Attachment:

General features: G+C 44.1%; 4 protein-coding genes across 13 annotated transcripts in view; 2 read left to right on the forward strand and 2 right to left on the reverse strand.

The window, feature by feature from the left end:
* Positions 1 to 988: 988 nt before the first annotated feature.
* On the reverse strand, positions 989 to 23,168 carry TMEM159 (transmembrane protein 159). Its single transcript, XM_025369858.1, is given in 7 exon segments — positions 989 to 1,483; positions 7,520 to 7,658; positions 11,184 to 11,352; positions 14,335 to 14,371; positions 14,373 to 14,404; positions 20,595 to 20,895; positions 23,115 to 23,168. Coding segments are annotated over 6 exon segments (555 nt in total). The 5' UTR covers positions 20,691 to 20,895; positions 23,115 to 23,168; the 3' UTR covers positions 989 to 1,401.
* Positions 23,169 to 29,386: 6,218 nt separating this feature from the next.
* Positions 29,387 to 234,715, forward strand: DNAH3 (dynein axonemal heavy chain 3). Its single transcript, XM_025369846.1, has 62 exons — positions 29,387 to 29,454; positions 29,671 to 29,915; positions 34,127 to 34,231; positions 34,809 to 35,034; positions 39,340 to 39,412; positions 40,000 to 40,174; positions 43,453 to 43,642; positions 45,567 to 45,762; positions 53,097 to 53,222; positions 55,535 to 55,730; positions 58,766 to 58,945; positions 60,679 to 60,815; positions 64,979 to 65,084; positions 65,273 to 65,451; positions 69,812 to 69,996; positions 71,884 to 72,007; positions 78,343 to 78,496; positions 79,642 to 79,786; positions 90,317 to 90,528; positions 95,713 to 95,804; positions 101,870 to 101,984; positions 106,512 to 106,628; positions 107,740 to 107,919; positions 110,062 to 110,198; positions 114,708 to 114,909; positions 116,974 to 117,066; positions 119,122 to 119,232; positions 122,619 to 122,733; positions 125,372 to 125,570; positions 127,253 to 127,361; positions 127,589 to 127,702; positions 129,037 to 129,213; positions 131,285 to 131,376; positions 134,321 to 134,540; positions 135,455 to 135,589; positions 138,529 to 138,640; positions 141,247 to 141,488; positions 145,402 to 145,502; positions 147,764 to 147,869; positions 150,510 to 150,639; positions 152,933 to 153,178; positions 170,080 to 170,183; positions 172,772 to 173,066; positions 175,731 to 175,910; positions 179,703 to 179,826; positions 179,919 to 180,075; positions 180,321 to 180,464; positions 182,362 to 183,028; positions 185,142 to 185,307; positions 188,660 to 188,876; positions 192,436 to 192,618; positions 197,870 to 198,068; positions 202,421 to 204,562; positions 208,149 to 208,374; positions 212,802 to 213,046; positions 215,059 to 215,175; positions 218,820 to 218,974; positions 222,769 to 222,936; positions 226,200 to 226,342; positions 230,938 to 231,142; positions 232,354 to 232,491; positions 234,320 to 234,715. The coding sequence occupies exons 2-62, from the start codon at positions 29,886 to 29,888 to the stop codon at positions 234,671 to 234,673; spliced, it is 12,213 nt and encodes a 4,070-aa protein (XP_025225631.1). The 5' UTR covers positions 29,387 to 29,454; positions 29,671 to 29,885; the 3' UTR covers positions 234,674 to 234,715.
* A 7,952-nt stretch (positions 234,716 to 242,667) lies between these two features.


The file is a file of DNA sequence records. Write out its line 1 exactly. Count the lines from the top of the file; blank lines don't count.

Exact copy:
General features: G+C 44.1%; 4 protein-coding genes across 13 annotated transcripts in view; 2 read left to right on the forward strand and 2 right to left on the reverse strand.